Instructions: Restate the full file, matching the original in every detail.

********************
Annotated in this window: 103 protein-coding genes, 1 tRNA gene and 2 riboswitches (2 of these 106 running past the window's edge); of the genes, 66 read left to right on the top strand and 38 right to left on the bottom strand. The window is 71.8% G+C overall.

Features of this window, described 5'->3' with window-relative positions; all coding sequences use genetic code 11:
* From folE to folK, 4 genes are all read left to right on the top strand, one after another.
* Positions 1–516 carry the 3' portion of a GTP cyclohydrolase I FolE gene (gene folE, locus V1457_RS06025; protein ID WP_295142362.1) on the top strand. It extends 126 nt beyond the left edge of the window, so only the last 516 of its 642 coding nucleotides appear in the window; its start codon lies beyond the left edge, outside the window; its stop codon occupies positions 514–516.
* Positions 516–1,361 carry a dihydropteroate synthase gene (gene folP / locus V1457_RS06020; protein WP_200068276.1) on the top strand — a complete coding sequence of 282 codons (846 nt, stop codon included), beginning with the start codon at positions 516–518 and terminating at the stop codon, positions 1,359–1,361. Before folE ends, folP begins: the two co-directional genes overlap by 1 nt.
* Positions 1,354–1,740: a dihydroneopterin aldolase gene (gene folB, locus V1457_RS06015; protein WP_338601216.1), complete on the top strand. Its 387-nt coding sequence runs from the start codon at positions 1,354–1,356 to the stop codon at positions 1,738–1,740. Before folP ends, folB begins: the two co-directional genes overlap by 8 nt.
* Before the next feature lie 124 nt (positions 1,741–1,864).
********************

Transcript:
Annotated in this window: 103 protein-coding genes, 1 tRNA gene and 2 riboswitches (2 of these 106 running past the window's edge); of the genes, 66 read left to right on the top strand and 38 right to left on the bottom strand. The window is 71.8% G+C overall.

Features of this window, described 5'->3' with window-relative positions; all coding sequences use genetic code 11:
* From folE to folK, 4 genes are all read left to right on the top strand, one after another.
* Positions 1–516 carry the 3' portion of a GTP cyclohydrolase I FolE gene (gene folE, locus V1457_RS06025; protein ID WP_295142362.1) on the top strand. It extends 126 nt beyond the left edge of the window, so only the last 516 of its 642 coding nucleotides appear in the window; its start codon lies beyond the left edge, outside the window; its stop codon occupies positions 514–516.
* Positions 516–1,361 carry a dihydropteroate synthase gene (gene folP / locus V1457_RS06020; protein WP_200068276.1) on the top strand — a complete coding sequence of 282 codons (846 nt, stop codon included), beginning with the start codon at positions 516–518 and terminating at the stop codon, positions 1,359–1,361. Before folE ends, folP begins: the two co-directional genes overlap by 1 nt.
* Positions 1,354–1,740: a dihydroneopterin aldolase gene (gene folB, locus V1457_RS06015; protein WP_338601216.1), complete on the top strand. Its 387-nt coding sequence runs from the start codon at positions 1,354–1,356 to the stop codon at positions 1,738–1,740. Before folP ends, folB begins: the two co-directional genes overlap by 8 nt.
* Before the next feature lie 124 nt (positions 1,741–1,864).